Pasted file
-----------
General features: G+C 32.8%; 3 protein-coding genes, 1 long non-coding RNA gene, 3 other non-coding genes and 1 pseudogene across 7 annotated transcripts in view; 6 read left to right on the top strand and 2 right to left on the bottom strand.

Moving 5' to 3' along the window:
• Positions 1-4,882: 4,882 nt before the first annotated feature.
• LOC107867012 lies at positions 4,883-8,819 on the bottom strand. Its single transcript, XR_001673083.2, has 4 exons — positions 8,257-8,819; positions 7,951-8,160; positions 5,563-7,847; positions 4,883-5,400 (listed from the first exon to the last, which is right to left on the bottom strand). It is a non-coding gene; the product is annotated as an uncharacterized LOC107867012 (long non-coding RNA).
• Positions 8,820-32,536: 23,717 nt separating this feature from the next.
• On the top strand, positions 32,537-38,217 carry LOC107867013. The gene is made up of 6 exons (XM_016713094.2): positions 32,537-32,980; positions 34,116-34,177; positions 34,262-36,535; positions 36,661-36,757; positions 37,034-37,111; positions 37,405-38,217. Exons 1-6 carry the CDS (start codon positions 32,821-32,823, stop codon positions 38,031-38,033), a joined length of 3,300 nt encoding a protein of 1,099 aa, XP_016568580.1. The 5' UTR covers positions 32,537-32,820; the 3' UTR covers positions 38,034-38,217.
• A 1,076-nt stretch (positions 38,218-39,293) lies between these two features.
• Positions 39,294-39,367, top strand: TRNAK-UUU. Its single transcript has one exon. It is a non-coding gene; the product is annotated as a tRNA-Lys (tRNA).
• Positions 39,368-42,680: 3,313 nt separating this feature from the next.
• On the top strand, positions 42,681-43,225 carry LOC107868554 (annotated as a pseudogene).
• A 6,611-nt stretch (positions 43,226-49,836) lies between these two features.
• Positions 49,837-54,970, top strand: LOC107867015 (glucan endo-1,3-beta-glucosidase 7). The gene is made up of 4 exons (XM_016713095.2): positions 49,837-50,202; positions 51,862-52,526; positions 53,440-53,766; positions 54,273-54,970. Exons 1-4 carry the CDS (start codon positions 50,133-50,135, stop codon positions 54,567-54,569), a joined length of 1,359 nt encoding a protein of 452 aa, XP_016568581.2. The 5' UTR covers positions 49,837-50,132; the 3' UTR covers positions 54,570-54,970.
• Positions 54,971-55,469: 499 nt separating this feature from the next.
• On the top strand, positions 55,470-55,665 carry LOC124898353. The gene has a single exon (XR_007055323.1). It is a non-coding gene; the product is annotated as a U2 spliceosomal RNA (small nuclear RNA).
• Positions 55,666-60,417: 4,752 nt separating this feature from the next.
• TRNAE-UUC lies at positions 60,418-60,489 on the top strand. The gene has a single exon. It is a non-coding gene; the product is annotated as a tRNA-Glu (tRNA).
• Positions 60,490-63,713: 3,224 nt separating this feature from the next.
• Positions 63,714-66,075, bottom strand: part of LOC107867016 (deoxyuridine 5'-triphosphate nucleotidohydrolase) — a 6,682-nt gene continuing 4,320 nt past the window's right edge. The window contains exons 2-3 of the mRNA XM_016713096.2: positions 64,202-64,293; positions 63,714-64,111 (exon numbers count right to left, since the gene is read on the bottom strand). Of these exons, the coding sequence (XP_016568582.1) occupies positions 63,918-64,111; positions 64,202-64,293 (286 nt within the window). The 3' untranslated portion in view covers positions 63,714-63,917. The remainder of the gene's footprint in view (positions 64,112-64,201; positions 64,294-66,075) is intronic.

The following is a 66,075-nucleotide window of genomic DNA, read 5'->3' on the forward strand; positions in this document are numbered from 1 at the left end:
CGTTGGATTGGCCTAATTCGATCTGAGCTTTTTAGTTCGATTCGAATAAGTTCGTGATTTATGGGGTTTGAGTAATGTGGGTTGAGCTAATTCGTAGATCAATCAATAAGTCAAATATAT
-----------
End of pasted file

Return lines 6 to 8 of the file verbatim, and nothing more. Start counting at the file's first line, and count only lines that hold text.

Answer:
• On the top strand, positions 32,537-38,217 carry LOC107867013. The gene is made up of 6 exons (XM_016713094.2): positions 32,537-32,980; positions 34,116-34,177; positions 34,262-36,535; positions 36,661-36,757; positions 37,034-37,111; positions 37,405-38,217. Exons 1-6 carry the CDS (start codon positions 32,821-32,823, stop codon positions 38,031-38,033), a joined length of 3,300 nt encoding a protein of 1,099 aa, XP_016568580.1. The 5' UTR covers positions 32,537-32,820; the 3' UTR covers positions 38,034-38,217.
• A 1,076-nt stretch (positions 38,218-39,293) lies between these two features.
• Positions 39,294-39,367, top strand: TRNAK-UUU. Its single transcript has one exon. It is a non-coding gene; the product is annotated as a tRNA-Lys (tRNA).